The Final Puzzle: Seeing the Deal and Dealing With the Unforeseeable
The following two sections will discuss these two steps to deal with potential failures. First, I will talk about what can be done to anticipate predictable failures and how you can avoid such failures through proper planning. Second, I will talk about the unexpected crises that inevitably occur in all small-business enterprises, and what you can do to resolve these effectively as they occur.
Anticipation and planning – the keys to avoid
George Santayana, the early 20th century Spanish philosopher once wrote: "Those who cannot remember the past are condemned to repeat it." This phrase and the numerous variations that we hear and repeat daily provide the main impetus behind my own love for the study of history. I am not drawn to the rote memorization of historical dates and facts, but rather the interpretive study of historical figures and events. I find in these people and their experiences a wealth of insights into the present and perspectives on the future. By this point in the book, you have doubtlessly figured out that I like history, and hopefully you have come to appreciate how looking backwards in time is a good way to see the path forwards.
Inspired by such an historical perspective, in this section I want to talk about predictable failure scenarios for small product innovation companies – the somewhat common ways in which such companies fail. More importantly, I want to discuss how such failures can be avoided through proper planning. In general, these predictable failures do not depend greatly on the particular product or market niche being served by the company. Rather, these failures tend to result from the basic evolutionary process that all companies undergo, and the essential dynamics of interacting with other companies within the business world. So the discussion here assumes no particular type of product or market, and should apply reasonably well to all products and markets.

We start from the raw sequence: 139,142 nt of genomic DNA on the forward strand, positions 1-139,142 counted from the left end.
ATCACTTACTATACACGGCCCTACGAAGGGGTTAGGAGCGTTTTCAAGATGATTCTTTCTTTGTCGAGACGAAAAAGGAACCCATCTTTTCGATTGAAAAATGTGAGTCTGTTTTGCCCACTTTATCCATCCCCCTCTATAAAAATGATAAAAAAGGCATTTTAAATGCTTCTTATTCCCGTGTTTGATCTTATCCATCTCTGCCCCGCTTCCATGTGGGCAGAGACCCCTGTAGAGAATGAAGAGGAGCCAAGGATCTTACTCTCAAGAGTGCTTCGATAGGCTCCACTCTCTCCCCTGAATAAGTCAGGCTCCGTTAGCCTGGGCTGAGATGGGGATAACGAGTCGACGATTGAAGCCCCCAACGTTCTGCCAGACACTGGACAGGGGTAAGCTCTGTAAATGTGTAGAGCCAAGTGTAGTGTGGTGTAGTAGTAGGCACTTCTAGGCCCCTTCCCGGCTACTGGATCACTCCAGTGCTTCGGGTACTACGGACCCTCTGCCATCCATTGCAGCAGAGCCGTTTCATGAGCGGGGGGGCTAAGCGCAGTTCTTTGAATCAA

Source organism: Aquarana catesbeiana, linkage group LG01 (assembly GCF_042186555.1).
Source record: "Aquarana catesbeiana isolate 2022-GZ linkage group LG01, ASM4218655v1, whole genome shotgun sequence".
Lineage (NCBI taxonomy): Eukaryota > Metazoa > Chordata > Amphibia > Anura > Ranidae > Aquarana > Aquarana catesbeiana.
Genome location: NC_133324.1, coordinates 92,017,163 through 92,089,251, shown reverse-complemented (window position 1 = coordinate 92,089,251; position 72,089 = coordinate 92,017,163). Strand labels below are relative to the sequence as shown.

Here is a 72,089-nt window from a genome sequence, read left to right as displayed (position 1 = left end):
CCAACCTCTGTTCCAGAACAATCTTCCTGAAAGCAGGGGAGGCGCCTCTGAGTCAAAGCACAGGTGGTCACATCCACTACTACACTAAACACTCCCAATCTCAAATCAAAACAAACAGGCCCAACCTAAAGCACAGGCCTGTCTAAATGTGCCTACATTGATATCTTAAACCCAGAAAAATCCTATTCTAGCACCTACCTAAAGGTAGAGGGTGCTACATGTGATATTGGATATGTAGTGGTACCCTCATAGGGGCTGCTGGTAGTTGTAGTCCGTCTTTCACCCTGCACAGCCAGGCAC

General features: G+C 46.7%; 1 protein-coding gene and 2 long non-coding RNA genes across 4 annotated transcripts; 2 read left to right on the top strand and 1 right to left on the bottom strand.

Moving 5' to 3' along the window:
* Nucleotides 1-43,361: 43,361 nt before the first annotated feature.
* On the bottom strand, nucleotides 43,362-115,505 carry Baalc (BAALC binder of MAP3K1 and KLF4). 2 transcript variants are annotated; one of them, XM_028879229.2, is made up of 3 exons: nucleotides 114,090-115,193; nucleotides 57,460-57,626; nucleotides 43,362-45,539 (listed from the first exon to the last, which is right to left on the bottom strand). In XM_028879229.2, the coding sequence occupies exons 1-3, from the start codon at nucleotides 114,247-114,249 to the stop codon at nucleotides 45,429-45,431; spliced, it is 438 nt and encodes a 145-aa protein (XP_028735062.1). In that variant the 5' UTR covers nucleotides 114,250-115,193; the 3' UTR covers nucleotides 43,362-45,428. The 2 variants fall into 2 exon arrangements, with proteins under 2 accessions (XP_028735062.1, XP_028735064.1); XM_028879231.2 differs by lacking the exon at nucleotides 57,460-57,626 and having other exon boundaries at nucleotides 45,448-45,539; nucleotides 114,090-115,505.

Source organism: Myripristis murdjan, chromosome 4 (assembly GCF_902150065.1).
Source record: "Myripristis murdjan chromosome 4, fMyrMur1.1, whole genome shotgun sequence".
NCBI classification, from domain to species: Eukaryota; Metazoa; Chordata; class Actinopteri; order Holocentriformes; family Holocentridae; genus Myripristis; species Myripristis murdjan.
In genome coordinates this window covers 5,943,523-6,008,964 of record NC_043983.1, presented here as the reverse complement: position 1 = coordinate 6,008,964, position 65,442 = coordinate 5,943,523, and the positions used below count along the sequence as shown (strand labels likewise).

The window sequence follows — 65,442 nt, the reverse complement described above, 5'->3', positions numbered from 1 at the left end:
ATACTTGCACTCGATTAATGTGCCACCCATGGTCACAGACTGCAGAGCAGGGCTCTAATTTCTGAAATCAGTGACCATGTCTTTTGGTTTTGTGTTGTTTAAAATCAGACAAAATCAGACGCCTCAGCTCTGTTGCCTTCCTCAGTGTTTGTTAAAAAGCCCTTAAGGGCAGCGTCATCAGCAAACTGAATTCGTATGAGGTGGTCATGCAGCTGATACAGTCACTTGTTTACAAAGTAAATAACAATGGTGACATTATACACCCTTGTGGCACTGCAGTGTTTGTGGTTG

First, I wish to talk about the potential predictable failure scenarios that result from inadequately addressing any of the five pieces of The Inventor’s Puzzle described within this book. Indeed, as explained in Chapter 1, these five pieces of The Inventor’s Puzzle were specifically constructed to address potential predictable failures that typically occur
The Inventor’s Puzzle, Copyright © 2009 by Mark Lake